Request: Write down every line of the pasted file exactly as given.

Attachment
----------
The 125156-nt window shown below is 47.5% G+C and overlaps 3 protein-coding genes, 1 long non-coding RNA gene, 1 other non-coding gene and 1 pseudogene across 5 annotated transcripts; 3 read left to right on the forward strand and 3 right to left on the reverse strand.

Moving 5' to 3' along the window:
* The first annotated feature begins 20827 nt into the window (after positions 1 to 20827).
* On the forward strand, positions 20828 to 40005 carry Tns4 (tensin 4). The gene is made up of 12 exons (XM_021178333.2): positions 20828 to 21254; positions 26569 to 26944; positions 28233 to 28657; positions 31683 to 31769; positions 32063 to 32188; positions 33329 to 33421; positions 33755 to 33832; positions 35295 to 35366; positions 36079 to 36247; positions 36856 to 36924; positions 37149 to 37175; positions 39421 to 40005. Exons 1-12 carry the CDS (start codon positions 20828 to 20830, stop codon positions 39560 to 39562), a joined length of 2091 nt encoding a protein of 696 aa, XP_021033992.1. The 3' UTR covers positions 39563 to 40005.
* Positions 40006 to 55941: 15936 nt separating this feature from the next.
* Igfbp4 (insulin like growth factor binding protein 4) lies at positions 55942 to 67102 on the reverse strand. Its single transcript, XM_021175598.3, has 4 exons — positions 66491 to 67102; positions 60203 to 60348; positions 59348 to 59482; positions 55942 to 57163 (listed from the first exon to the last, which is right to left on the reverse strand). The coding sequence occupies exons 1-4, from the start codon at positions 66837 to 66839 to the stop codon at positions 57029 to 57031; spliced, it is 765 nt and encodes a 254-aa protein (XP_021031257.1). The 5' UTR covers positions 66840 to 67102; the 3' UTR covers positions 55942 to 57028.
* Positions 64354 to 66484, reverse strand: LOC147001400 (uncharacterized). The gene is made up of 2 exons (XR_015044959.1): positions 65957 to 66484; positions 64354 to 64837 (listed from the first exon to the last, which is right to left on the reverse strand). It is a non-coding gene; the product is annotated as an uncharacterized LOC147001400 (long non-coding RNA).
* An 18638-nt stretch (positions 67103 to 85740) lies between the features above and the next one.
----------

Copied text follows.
The 125156-nt window shown below is 47.5% G+C and overlaps 3 protein-coding genes, 1 long non-coding RNA gene, 1 other non-coding gene and 1 pseudogene across 5 annotated transcripts; 3 read left to right on the forward strand and 3 right to left on the reverse strand.

Moving 5' to 3' along the window:
* The first annotated feature begins 20827 nt into the window (after positions 1 to 20827).
* On the forward strand, positions 20828 to 40005 carry Tns4 (tensin 4). The gene is made up of 12 exons (XM_021178333.2): positions 20828 to 21254; positions 26569 to 26944; positions 28233 to 28657; positions 31683 to 31769; positions 32063 to 32188; positions 33329 to 33421; positions 33755 to 33832; positions 35295 to 35366; positions 36079 to 36247; positions 36856 to 36924; positions 37149 to 37175; positions 39421 to 40005. Exons 1-12 carry the CDS (start codon positions 20828 to 20830, stop codon positions 39560 to 39562), a joined length of 2091 nt encoding a protein of 696 aa, XP_021033992.1. The 3' UTR covers positions 39563 to 40005.
* Positions 40006 to 55941: 15936 nt separating this feature from the next.
* Igfbp4 (insulin like growth factor binding protein 4) lies at positions 55942 to 67102 on the reverse strand. Its single transcript, XM_021175598.3, has 4 exons — positions 66491 to 67102; positions 60203 to 60348; positions 59348 to 59482; positions 55942 to 57163 (listed from the first exon to the last, which is right to left on the reverse strand). The coding sequence occupies exons 1-4, from the start codon at positions 66837 to 66839 to the stop codon at positions 57029 to 57031; spliced, it is 765 nt and encodes a 254-aa protein (XP_021031257.1). The 5' UTR covers positions 66840 to 67102; the 3' UTR covers positions 55942 to 57028.
* Positions 64354 to 66484, reverse strand: LOC147001400 (uncharacterized). The gene is made up of 2 exons (XR_015044959.1): positions 65957 to 66484; positions 64354 to 64837 (listed from the first exon to the last, which is right to left on the reverse strand). It is a non-coding gene; the product is annotated as an uncharacterized LOC147001400 (long non-coding RNA).
* An 18638-nt stretch (positions 67103 to 85740) lies between the features above and the next one.